California and Sweden ink deal on climate collaboration
The State of California and the Kingdom of Sweden renewed a longstanding climate partnership on Tuesday, reemphasizing and broadening their collaborative commitment to a sustainable future.
“California is not a small, isolated state,” California Gov. Gavin Newsom (D) said at a ceremony in the morning. “It’s the size of 21 state populations combined. So we have to have a global outlook.”
In the presence of Victoria, Crown Princess of Sweden, Newsom and Johan Forssell, Sweden’s minister for international development cooperation and foreign trade, signed a letter of cooperation aimed at combatting climate change.
The letter extends an initial 2017 agreement between California and Sweden, which laid the foundations for collaborative efforts on reducing transportation emissions and expanding renewable energy infrastructure.
“So much has changed since 2017,” Newsom said. “So little was understood, as it relates to the issue of climate and policy in 2017, compared to where we are today.”
The governor recalled the early days of his administration, when he visited the Northern California areas near Paradise, Calif., that had disappeared in wildfire flames in the fall of 2018.
“At the same time, we were going through historic drought,” Newsom said. “We have to be mindful of our responsibility, our role and relationship in terms of addressing these issues.”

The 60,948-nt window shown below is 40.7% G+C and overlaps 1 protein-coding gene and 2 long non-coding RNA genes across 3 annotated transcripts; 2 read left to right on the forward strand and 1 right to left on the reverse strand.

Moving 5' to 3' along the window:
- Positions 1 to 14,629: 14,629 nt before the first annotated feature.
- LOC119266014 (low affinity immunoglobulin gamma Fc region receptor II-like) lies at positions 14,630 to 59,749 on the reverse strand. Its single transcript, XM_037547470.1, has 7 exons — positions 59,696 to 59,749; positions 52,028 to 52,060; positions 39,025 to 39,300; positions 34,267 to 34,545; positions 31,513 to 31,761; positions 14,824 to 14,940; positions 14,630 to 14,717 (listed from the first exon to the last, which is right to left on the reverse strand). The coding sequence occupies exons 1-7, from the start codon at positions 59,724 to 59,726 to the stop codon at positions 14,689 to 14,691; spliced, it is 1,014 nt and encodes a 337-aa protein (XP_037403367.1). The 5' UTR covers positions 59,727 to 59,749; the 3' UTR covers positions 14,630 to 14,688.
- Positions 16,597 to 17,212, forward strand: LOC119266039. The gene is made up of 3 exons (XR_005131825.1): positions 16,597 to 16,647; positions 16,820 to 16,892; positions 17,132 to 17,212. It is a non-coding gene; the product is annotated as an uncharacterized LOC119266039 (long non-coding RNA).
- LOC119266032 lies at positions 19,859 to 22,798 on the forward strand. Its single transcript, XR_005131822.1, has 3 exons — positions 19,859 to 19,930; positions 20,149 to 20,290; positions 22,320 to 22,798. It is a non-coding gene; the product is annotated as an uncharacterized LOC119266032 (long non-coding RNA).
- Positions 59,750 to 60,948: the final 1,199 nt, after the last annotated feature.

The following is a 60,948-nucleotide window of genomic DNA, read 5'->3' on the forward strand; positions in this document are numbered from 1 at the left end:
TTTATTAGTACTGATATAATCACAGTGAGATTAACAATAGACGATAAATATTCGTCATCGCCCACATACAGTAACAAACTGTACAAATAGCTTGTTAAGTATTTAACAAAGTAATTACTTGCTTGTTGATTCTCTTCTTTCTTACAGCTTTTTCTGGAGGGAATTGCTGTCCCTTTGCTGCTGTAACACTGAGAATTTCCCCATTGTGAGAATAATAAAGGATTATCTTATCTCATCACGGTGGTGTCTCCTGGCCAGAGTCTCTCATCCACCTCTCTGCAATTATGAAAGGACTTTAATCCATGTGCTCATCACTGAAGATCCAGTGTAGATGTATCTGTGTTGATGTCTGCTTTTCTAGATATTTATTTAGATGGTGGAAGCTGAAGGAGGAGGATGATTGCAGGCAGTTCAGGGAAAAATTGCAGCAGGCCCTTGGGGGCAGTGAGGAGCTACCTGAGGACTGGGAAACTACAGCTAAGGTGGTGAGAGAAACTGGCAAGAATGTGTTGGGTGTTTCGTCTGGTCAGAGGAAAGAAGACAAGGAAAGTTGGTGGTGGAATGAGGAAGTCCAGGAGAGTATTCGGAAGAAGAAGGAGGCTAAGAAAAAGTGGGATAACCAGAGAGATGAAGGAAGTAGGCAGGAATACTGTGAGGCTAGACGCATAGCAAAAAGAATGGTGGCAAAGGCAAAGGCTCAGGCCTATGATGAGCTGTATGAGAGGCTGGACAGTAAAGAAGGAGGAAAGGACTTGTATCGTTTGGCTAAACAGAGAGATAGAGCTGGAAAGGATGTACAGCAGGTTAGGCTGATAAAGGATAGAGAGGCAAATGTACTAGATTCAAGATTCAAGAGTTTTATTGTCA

Creating partnerships with global governments — of which California has many — promotes the sharing of best practices, while recognizing the state’s inadequacies, the governor added.
Forssell, the Swedish minister, emphasized the mutual benefits that come from engaging with California, noting that about 140 Swedish companies operate in the state today and create more than 44,000 jobs.
California is also one of the biggest importers of Swedish goods while exporting about $700 million worth of products to the Scandinavian country each year, Forssell added.
“These numbers are impressive, but Gov. Newsom and I, we agree that we could and also should do more to improve these figures even more,” Forssell said. “We are front runners in the green transition, but also world leaders in innovation and the digital transformation.”
Asked how the new commitment would differ from the 2017 version, Newsom explained that the initial agreement established a framework of basic engagement, generally focusing on air quality and the clean energy transition.
The new partnership, he said, goes beyond those discussions and serves to promote the development of solar and wind infrastructure, as well as other areas of innovation and investment.
Forging long-term global partnerships is critical to California, particularly as the individuals at the helm of the state “come and go,” according to Newsom.
“We want to maintain that continuity of leadership at a sub-national level,” the governor added.
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